Great Plains Communications is proud to have had to chance to talk with the Chief Information Officer (CIO) for the State of Nebraska, Ed Toner and talk about how he is working to leverage technology in innovative ways to benefit the people of Nebraska. He is particularly passionate about bringing higher Internet speeds to the state’s small towns.
Q: Why is it so important to extend broadband to Nebraska’s rural communities?
A: I really feel for small towns. Nebraska is essentially a rural state, with just a couple of high-population cities. For small towns in rural Nebraska, high-speed Internet is critical to their growth and prosperity. Broadband positively impacts employment and economic growth. It also makes a huge difference in the quality of life and viability of a community.
While some type of broadband is now available to nearly all Nebraskans, this access alone isn’t sufficient. More than 20 percent of our state’s residents are only able to access download speeds of 25 Mbps or less. This is not fast enough for many applications such as video streaming. There remains a big gap between our small rural communities and big cities. About 90 percent of people in Lincoln and Omaha can get broadband above 25 Mbps.
Another important reason why rural communities need higher Internet speeds is the demand for telehealth programs. In more rural areas of Nebraska, residents can’t just drive to see a certain specialist since there isn’t one in their area. They need access to teleconferences with doctors, but often can’t take advantage of this technology due to insufficient Internet speeds.
A: I grew up in Belton, Texas. It was a small town when I lived there, but has since grown. When I was in high school, there weren’t any physics or calculus classes offered, which put me at a huge disadvantage when I started college. But today, with sufficient broadband, students in rural areas can benefit greatly from access to online courses that aren’t available to them locally. I wish I’d had the option of online education in my youth.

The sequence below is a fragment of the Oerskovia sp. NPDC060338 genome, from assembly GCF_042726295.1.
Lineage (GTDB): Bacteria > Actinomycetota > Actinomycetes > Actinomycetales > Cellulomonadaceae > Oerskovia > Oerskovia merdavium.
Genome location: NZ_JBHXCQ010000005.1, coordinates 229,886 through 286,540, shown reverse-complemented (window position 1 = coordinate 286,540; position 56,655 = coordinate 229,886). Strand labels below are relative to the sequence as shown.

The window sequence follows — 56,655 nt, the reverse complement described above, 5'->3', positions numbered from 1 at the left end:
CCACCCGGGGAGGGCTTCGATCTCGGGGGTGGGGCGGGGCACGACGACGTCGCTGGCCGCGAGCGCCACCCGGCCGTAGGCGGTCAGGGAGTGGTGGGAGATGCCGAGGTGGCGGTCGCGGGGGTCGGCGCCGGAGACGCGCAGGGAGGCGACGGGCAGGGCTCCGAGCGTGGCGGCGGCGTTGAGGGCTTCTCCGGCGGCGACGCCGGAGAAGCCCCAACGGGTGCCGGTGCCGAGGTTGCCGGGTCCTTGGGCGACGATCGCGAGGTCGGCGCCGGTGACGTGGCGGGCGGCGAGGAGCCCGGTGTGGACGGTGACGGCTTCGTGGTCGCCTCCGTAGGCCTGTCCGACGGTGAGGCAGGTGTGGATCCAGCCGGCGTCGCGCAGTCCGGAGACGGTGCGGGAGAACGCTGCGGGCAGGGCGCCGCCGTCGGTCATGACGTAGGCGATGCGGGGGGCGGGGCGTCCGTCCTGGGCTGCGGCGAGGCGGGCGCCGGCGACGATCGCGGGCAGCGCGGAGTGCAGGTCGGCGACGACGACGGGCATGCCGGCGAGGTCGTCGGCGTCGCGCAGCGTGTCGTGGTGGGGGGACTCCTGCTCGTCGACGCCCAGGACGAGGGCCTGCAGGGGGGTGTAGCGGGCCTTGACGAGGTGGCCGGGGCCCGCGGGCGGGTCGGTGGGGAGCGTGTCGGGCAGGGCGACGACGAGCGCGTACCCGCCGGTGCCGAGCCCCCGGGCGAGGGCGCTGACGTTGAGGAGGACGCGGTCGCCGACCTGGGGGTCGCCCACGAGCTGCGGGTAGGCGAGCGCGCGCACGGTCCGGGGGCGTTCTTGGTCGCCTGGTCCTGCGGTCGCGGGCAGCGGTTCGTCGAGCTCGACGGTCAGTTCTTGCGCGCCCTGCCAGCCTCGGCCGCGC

Partly due to my experience, I’m passionate about the fact that the Internet is the great equalizer. It brings many valuable opportunities to small rural communities. I know people who live in small towns and are telecommuters for large companies located elsewhere. This arrangement allows them to still live and work in a small town and contribute economically to that community.
Q: How does Nebraska stack up to other areas of the country in terms of the advancement of broadband?
A: Nebraska has done an outstanding job of reaching out to its small communities with affordable broadband. Nebraska also has the lowest commodity Internet rates in the country. Much credit for these accomplishments goes to Network Nebraska, which is a collaborative statewide networking effort under the auspices of the Nebraska Information Technology Commission. Through consolidation, Network Nebraska is able to provide a scalable, reliable and affordable infrastructure capable of carrying a spectrum of services and applications. Its members include 99.6 percent of K-12 public school districts and 100 percent of the University of Nebraska and other state, community and tribal colleges.
Q: How do you view the contributions made by Great Plains Communications toward expanding Nebraska’s broadband?
A: I’m really pleased that Great Plains Communications is targeting the areas I hold dear — rural communities. Great Plains Communications bids on areas that are underserved with broadband and provides them with reasonable rates. While Lincoln and Omaha have plenty of Internet competition, that’s not always the case elsewhere in the state. Great Plains Communications is willing to serve the areas that need broadband the most, reaching out more than other companies.
Q: What do you appreciate most about the Great Plains Communications services used by the State of Nebraska?
A: I appreciate their excellent quality of service. Great Plains Communications provides a variety of services to the State of Nebraska including phone, Internet and Managed Ethernet for different offices around the State as well as large, statewide networks that connect locations back to the State’s Data Centers in Scottsbluff, Grand Island and Omaha. When we do have issues, the partnership between my team and the Great Plains Communications team is good. We always get fast responses from Great Plains Communications and they’re easy to work with. They understand our concerns and address them promptly.